Nadezhda Tolokonnikova, center, a member of the feminist punk group Pussy Riot is escorted to a court room in Moscow, Russia, Monday, Aug. 6, 2012.Russia's President Vladimir Putin on Thursday criticized the feminist punk rockers facing trial for performing a "punk prayer" against him at Moscow's main cathedral, but said that a punishment for them shouldn't be too severe.
MOSCOW — Members of a feminist Russian punk band facing hooliganism charges for performing a "punk prayer" against Russia's President Vladimir Putin in Moscow's main cathedral are complaining that the judge isn't giving them a fair hearing.
The three women, who have been in custody for five months following their stunt, said Monday that the judge turned down most of their motions. The band members, who are facing a seven-year sentence if convicted, have previously complained that they've been deprived of sleep and food.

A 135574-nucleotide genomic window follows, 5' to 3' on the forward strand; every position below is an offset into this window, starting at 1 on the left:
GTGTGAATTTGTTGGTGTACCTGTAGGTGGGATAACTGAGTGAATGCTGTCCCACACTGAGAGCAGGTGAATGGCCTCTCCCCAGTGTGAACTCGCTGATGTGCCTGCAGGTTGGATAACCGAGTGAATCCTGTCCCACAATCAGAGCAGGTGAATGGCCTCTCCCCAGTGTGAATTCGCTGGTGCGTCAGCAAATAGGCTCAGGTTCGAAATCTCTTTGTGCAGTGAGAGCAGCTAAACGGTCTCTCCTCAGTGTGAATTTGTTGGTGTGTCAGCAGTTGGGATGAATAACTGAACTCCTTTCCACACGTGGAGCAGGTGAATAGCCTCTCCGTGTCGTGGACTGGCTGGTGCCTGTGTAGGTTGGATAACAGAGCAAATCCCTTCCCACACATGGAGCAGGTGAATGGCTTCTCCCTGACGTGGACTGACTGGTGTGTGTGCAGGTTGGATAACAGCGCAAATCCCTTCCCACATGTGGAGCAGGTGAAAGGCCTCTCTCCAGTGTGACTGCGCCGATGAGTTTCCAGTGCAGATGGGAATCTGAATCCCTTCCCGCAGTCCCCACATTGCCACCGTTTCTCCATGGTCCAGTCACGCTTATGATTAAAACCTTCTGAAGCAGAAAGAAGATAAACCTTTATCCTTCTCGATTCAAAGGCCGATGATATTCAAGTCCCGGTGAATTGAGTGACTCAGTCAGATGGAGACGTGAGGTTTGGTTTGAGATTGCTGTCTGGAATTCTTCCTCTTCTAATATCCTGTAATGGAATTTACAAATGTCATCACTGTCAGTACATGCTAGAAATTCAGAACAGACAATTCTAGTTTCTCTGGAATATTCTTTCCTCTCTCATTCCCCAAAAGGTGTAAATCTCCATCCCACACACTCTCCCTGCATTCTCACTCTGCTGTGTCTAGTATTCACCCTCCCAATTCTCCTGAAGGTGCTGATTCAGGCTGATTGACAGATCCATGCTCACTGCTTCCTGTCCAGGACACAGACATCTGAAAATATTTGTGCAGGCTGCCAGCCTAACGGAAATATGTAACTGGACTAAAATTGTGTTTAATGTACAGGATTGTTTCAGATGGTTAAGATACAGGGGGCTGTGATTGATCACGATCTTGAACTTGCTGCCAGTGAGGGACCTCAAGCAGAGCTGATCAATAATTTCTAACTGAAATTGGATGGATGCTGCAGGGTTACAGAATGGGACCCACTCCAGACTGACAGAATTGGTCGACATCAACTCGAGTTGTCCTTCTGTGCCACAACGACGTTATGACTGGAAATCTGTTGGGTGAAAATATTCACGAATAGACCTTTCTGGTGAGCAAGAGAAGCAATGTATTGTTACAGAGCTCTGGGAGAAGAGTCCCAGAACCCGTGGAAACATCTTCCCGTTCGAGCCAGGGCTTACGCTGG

The Pussy Riot band performed their act in February as a protest against Putin's return to the presidency and the Russian Orthodox Church's support for him. Their case is part of widening government's crackdown on dissent that followed Putin's election and caused strong protests in Russia and abroad.